VCAP-DCA Study Notes – 1.3 Complex Multipathing and PSA plugins
- Explain the Pluggable Storage Architecture (PSA) layout
Skills and Abilities
- Install and Configure PSA plug‐ins
- Understand different multipathing policy functionalities
- Perform command line configuration of multipathing options
- Change a multipath policy
- Configure Software iSCSI port binding
Tools & learning resources
- Product Documentation
- vSphere Client
- vSphere CLI
- VMware KB articles
Understanding the PSA layout
- MPP = one or more SATP + one or more PSP
- NMP = native multipathing plugin
- SATP = traffic cop
- PSP = driver
There are four possible pathing policies;
- MRU = Most Recently Used. Typically used with active/passive (low end) arrays.
- Fixed = The path is fixed, with a ‘preferred path’. On failover the alternative paths are used, but when the original path is restored it again becomes the active path.
- Fixed_AP = new to vSphere 4.1. This enhances the ‘Fixed’ pathing policy to make it applicable to active/passive arrays and ALUA capable arrays. If no user preferred path is set it will use its knowledge of optimised paths to set preferred paths.
- RR = Round Robin
One way to think of ALUA is as a form of ‘auto negotiate’. The array communicates with the ESX host and lets it know the available path to use for each LUN, and in particular which is optimal. ALUA tends to be offered on midrange arrays which are typically asymmetric active/active rather than symmetric active/active (which tend to be even more expensive). Determining whether an array is ‘true’ active/active is not as simple as you might think! Read Frank Denneman’s excellent blogpost on the subject. Our Netapp 3000 series arrays are asymmetric active/active rather than ‘true’ active/active.
Install and configure a PSA plugin
There are three possible scenarios where you need to install/configure a PSA plugin;
- Third party MPP – add/configure a vendor supplied plugin
- SATPs – configure the claim rules
- PSPs – set the default PSP for a SATP
Installing/configuring a new MPP
Installing a third party MPP (to supplement the NMP) is either done through the command line (by using esxupdate or vihostupdate with a vendor supplied bundle) or Update Manager, depending on the vendor’s support. Powerpath by EMC is one of the most well-known third party MPPs – instructions for installing it can be found in VMwareKB1018740 or in this whitepaper on RTFM.
After installing the new MPP you may need to configure claim rules which determine which MPP is used – the default NMP (including MASK_PATH) or your newly installed third party MPP.
To see which MPPs are currently used;
esxcli corestorage claimrule list
To change the owner of any given LUN (for example);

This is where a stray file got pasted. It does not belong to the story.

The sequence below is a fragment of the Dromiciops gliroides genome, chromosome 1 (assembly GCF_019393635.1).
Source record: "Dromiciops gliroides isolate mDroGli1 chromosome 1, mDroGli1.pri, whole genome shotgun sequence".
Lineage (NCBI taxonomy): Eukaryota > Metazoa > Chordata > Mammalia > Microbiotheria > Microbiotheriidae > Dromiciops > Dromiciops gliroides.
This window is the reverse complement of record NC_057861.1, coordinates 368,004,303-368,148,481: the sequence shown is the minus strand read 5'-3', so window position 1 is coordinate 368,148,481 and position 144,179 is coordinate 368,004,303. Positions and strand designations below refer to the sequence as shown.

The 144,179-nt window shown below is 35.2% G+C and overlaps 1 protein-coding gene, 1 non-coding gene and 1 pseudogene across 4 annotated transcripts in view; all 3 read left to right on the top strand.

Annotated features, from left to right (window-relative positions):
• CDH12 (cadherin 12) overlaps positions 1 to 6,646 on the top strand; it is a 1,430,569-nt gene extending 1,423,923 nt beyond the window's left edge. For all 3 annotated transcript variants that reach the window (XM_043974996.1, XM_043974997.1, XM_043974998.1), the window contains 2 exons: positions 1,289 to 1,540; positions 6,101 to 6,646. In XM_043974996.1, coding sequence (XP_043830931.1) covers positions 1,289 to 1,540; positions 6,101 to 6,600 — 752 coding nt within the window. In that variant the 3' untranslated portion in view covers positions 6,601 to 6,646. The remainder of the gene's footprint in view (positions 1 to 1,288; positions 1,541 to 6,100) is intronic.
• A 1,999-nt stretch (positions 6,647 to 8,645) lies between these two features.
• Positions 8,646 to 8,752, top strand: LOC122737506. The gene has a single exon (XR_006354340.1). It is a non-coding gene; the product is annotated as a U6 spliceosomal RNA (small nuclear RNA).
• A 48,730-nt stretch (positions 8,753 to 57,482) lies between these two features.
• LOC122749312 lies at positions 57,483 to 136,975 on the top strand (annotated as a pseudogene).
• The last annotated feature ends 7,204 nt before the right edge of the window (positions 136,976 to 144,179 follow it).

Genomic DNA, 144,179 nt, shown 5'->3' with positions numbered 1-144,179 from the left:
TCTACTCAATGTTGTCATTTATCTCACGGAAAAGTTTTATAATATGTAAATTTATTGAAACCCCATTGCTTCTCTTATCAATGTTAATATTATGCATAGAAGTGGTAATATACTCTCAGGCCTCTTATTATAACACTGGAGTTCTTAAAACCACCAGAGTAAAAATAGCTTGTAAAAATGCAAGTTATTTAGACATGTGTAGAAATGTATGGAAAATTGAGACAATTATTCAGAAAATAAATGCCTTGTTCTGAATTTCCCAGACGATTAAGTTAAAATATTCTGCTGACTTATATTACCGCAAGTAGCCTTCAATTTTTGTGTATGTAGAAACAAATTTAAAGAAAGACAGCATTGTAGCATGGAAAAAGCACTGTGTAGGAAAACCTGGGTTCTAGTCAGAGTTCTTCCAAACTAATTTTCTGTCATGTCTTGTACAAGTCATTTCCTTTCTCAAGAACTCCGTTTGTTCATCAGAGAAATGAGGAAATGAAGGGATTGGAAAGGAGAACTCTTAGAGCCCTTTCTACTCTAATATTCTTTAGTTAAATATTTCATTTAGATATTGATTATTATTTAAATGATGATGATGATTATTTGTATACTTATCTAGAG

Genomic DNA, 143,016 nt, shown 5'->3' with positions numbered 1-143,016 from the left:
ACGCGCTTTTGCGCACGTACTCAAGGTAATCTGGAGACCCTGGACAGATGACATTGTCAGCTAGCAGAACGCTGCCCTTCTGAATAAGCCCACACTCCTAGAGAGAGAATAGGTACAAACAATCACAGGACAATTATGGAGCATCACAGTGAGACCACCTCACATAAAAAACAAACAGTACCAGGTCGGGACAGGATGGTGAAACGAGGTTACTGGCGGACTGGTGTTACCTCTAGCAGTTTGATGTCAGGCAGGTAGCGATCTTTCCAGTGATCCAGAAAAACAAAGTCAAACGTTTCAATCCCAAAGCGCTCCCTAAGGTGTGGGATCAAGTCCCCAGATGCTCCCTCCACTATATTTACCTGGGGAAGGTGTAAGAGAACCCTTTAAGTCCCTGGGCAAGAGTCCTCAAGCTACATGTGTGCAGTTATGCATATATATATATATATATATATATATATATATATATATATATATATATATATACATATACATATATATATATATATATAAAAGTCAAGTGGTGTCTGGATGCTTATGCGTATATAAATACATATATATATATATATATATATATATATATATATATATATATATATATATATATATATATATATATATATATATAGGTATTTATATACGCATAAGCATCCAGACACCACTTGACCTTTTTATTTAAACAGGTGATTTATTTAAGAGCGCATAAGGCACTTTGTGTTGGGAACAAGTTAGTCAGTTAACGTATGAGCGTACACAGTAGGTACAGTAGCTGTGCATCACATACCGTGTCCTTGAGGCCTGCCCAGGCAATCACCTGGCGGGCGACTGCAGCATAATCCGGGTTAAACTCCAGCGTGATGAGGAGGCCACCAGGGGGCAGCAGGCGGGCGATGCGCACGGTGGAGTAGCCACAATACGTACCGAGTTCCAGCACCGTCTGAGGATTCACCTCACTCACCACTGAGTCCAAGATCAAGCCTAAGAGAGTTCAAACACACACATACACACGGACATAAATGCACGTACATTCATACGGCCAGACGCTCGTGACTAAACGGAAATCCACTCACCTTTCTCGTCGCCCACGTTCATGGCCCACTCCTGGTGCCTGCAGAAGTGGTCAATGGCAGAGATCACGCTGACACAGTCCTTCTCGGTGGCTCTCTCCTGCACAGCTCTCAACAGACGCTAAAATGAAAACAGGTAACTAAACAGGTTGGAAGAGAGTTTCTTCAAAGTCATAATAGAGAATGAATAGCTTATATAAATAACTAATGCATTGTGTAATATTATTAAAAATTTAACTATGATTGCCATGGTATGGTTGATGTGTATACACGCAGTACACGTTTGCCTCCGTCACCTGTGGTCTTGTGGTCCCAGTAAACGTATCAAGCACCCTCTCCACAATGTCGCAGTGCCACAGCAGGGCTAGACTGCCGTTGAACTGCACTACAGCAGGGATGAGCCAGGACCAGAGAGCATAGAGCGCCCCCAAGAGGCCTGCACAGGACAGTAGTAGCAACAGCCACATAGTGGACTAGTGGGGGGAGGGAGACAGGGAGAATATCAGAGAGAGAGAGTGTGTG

esxcli corestorage claimrule add --rule 110 --type location -A vmhba33 -C 0 -T 0 -L 4 -P &lt;MPPname&gt; <br />esxcli corestorage claimrule load <br />esxcli corestorage claiming unclaim --type location -A vmhba33 -C 0 -T 0 -L 4 <br />esxcli corestorage claimrule run
To check the new settings;
esxcli corestorage claimrule list
Configuring an SATP
You can configure claim rules to determine which SATP claims which paths. This allows you to configure a new storage array from MyVendor (for example) so that any devices belonging to that storage array are automatically handled by a SATP of your choice.
To see a list of available SATPs and the default PSP for each;
esxcli nmp satp list (OR esxcfg-mpath -G to just see the SATPs)
To set criteria which determine how a SATP claims paths (example);
esxcli nmp satp listrules
NOTE: We use Netapp 3000 series arrays and they use the generic VMW_SATP_ALUA SATP. This has MRU as its default PSP even though RR is the ‘best practice’ recommendation for this storage array. If we change the default PSP however and then introduce a different array to our environment (which also uses the same SATP) it could get an unsuitable policy so the solution is to add a claimrule specific to our Netapp model;
esxcli nmp satp addrule --vendor=”Netapp” --model=”3240AE” --satp=VMW_SATP_ALUA
NOTE: This is different to the claimrules at the MPP level (esxcli corestorage claimrule)
Configuring the default PSP for a SATP
To change the default PSP;
esxcli nmp satp setdefaultpsp --satp VMW_SATP_ALUA --psp VMW_RR
Administering path policy (GUI)
Viewing the multipathing properties (GUI)
From the VI client go to Configuration -> Storage, select the Datastore and then Properties -> Manage Paths. This will show the SATP and PSP in use;
Often you’ll have access to vendor tools as well as the VI client but this doesn’t always help – the Netapp plugin for example doesn’t show the multipathing policy for a LUN although it does show the various ‘layers’ of storage and whether ALUA is enabled or not;
Changing the path policy (GUI)